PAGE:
LAS VEGAS (AP) — When Jeremy Wood enrolled in the Salvation Army's culinary arts program in 2012, he was an out-of-work web developer who was also homeless.

But five years later, the same program's graduates call the 47-year-old Wood a mentor — those still living on the streets call him hope — and those at Salvation Army call him executive chef.

"I needed a raft to come along and get me out of the ocean," said Wood, who lived on the streets of Las Vegas from 2009 to 2012. "I could have swam out there forever."

More than 500 people have graduated from the organization's cooking program at the College of Southern Nevada in 20 years, the Las Vegas Review-Journal reported last week.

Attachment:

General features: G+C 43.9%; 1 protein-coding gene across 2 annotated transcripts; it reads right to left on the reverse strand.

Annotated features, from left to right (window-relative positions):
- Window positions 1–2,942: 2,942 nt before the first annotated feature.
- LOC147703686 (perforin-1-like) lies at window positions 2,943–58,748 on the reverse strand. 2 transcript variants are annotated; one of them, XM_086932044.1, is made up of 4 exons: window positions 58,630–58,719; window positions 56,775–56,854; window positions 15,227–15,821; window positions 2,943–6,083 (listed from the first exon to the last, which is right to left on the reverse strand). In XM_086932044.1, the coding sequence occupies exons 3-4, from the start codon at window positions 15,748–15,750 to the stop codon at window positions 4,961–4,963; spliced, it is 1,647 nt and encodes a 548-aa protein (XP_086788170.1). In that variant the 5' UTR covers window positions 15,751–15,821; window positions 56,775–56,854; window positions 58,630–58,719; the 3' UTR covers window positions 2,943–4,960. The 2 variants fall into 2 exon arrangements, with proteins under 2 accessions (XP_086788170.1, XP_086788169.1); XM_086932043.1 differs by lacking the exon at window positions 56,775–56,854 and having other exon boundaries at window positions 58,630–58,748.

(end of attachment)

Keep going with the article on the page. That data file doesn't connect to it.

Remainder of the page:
Wood signed up in the summer of 2012 after realizing that the technology industry was growing at a rapid rate, rendering his knowledge outdated.

"I was basically three years behind," Wood said. "So I thought maybe this was the change I needed."

He accepted a low-level position in the Salvation Army kitchen upon graduation— and five years later he's the kitchen's top chef.

Wood said he knows he has the skill set to land a position in a restaurant or resort on the Strip, but says his calling is to the dining room of the Salvation Army, where he can feed and give hope to the current homeless population.

"Hope is in short supply in the homeless community," Wood said. "I want to be that person people can look at and say, 'If he did it, I can do it, too.'"

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Information from: Las Vegas Review-Journal, http://www.lvrj.com